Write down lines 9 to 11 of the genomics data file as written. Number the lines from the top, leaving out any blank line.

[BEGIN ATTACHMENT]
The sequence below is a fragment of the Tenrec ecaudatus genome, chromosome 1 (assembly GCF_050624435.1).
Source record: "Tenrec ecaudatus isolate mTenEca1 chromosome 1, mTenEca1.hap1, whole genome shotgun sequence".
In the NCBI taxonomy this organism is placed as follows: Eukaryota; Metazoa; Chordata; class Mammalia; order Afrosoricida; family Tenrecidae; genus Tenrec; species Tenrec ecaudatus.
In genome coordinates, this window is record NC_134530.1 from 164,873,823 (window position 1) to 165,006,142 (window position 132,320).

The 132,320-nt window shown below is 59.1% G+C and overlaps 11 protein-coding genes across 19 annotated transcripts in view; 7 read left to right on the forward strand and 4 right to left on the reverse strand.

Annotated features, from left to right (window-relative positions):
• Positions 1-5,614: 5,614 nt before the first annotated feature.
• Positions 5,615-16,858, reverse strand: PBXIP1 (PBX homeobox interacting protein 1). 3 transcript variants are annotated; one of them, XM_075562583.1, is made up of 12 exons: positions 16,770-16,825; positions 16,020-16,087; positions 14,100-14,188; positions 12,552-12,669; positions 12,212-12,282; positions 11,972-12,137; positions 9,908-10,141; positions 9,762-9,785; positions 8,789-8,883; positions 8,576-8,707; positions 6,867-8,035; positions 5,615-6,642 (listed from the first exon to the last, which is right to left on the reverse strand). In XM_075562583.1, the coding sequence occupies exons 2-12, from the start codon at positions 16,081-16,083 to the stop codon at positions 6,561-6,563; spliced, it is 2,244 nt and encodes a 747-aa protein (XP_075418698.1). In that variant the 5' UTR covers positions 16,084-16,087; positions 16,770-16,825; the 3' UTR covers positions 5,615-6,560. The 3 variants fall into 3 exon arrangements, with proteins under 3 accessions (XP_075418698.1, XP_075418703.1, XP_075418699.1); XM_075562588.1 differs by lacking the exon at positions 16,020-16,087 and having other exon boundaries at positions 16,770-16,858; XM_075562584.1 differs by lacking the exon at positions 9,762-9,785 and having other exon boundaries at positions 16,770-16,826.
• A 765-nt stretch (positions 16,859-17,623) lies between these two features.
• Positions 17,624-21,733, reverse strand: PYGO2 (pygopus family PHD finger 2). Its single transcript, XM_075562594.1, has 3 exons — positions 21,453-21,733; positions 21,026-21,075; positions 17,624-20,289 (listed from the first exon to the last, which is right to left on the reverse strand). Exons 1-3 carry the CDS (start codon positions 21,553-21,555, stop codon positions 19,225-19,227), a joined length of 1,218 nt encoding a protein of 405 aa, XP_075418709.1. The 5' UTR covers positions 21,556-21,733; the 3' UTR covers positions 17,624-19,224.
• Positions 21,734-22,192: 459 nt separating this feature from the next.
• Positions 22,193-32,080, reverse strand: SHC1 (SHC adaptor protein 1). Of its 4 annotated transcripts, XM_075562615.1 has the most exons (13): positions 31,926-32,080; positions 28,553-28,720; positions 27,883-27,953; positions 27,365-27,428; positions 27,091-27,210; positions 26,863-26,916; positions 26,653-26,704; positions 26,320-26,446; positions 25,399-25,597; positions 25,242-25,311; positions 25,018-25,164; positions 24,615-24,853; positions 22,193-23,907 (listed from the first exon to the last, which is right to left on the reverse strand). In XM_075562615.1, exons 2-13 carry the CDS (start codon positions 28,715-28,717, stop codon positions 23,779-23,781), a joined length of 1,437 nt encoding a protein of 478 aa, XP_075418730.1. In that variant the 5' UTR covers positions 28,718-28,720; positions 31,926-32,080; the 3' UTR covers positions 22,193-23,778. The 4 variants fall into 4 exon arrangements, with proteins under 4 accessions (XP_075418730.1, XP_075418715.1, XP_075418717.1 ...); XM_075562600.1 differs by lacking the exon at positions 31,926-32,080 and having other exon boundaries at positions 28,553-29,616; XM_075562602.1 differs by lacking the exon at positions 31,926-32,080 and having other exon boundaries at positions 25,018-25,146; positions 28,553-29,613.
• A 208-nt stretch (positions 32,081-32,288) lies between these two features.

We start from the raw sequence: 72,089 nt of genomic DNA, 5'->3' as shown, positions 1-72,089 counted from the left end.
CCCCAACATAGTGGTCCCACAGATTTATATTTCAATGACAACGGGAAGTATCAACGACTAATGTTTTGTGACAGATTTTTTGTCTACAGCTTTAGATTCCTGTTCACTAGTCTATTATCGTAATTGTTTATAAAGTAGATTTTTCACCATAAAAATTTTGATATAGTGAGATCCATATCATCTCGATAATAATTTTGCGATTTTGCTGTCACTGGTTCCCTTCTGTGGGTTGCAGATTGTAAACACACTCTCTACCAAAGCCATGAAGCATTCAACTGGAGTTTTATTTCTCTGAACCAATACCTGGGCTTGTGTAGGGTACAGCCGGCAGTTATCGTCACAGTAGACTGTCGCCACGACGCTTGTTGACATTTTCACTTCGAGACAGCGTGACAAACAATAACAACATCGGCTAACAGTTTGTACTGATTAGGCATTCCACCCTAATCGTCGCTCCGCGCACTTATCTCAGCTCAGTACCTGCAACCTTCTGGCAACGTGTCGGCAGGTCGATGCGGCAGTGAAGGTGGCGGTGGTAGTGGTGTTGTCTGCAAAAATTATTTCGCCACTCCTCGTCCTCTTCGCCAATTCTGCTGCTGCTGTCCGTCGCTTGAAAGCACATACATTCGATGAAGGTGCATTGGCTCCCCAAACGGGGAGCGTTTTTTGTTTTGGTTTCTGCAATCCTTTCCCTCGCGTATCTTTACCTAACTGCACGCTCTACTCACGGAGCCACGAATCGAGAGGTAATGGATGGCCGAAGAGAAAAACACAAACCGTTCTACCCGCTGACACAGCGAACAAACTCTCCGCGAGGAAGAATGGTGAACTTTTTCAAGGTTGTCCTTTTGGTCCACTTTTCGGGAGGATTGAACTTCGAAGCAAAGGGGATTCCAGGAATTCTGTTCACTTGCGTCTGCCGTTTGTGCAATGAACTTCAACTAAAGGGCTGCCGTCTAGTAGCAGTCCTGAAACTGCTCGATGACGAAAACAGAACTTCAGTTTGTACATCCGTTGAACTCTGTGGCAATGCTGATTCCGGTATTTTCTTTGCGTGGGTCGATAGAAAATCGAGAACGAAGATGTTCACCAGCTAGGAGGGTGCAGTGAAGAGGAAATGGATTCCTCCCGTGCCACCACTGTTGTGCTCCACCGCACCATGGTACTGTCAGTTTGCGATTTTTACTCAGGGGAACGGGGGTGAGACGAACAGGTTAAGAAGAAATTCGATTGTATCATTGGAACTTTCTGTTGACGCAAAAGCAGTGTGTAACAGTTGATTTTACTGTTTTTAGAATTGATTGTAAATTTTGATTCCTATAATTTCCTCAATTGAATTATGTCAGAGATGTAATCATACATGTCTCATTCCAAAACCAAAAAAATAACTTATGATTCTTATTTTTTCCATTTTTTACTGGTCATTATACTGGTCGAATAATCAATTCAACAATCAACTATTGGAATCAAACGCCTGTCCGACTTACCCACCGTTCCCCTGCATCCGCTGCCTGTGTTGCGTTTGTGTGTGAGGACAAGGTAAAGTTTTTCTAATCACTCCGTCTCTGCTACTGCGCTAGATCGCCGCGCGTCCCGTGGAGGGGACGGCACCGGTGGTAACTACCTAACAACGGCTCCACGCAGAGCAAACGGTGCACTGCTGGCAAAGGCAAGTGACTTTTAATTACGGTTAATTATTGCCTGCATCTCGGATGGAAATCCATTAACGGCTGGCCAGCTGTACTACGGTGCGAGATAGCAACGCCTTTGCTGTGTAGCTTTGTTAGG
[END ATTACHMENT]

• A 765-nt stretch (positions 16,859-17,623) lies between these two features.
• Positions 17,624-21,733, reverse strand: PYGO2 (pygopus family PHD finger 2). Its single transcript, XM_075562594.1, has 3 exons — positions 21,453-21,733; positions 21,026-21,075; positions 17,624-20,289 (listed from the first exon to the last, which is right to left on the reverse strand). Exons 1-3 carry the CDS (start codon positions 21,553-21,555, stop codon positions 19,225-19,227), a joined length of 1,218 nt encoding a protein of 405 aa, XP_075418709.1. The 5' UTR covers positions 21,556-21,733; the 3' UTR covers positions 17,624-19,224.
• Positions 21,734-22,192: 459 nt separating this feature from the next.